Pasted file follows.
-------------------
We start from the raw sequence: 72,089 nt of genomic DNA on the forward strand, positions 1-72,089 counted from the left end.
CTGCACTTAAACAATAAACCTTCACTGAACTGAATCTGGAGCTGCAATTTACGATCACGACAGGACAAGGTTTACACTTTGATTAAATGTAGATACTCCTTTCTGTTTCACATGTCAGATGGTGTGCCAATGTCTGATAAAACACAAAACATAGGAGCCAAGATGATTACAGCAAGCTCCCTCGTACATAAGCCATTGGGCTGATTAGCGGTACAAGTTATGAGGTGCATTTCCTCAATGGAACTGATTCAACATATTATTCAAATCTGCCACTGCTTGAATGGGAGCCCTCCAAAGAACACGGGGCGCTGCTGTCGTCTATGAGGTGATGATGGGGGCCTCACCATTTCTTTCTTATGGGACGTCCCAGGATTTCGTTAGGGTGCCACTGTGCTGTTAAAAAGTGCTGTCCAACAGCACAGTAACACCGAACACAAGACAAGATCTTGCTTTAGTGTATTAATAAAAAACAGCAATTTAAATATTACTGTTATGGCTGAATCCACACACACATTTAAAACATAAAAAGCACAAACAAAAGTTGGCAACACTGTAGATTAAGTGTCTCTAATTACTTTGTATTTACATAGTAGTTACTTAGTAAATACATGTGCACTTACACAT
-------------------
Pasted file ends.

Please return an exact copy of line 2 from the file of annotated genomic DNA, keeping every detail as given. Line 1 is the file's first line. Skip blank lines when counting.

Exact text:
CTGCACTTAAACAATAAACCTTCACTGAACTGAATCTGGAGCTGCAATTTACGATCACGACAGGACAAGGTTTACACTTTGATTAAATGTAGATACTCCTTTCTGTTTCACATGTCAGATGGTGTGCCAATGTCTGATAAAACACAAAACATAGGAGCCAAGATGATTACAGCAAGCTCCCTCGTACATAAGCCATTGGGCTGATTAGCGGTACAAGTTATGAGGTGCATTTCCTCAATGGAACTGATTCAACATATTATTCAAATCTGCCACTGCTTGAATGGGAGCCCTCCAAAGAACACGGGGCGCTGCTGTCGTCTATGAGGTGATGATGGGGGCCTCACCATTTCTTTCTTATGGGACGTCCCAGGATTTCGTTAGGGTGCCACTGTGCTGTTAAAAAGTGCTGTCCAACAGCACAGTAACACCGAACACAAGACAAGATCTTGCTTTAGTGTATTAATAAAAAACAGCAATTTAAATATTACTGTTATGGCTGAATCCACACACACATTTAAAACATAAAAAGCACAAACAAAAGTTGGCAACACTGTAGATTAAGTGTCTCTAATTACTTTGTATTTACATAGTAGTTACTTAGTAAATACATGTGCACTTACACAT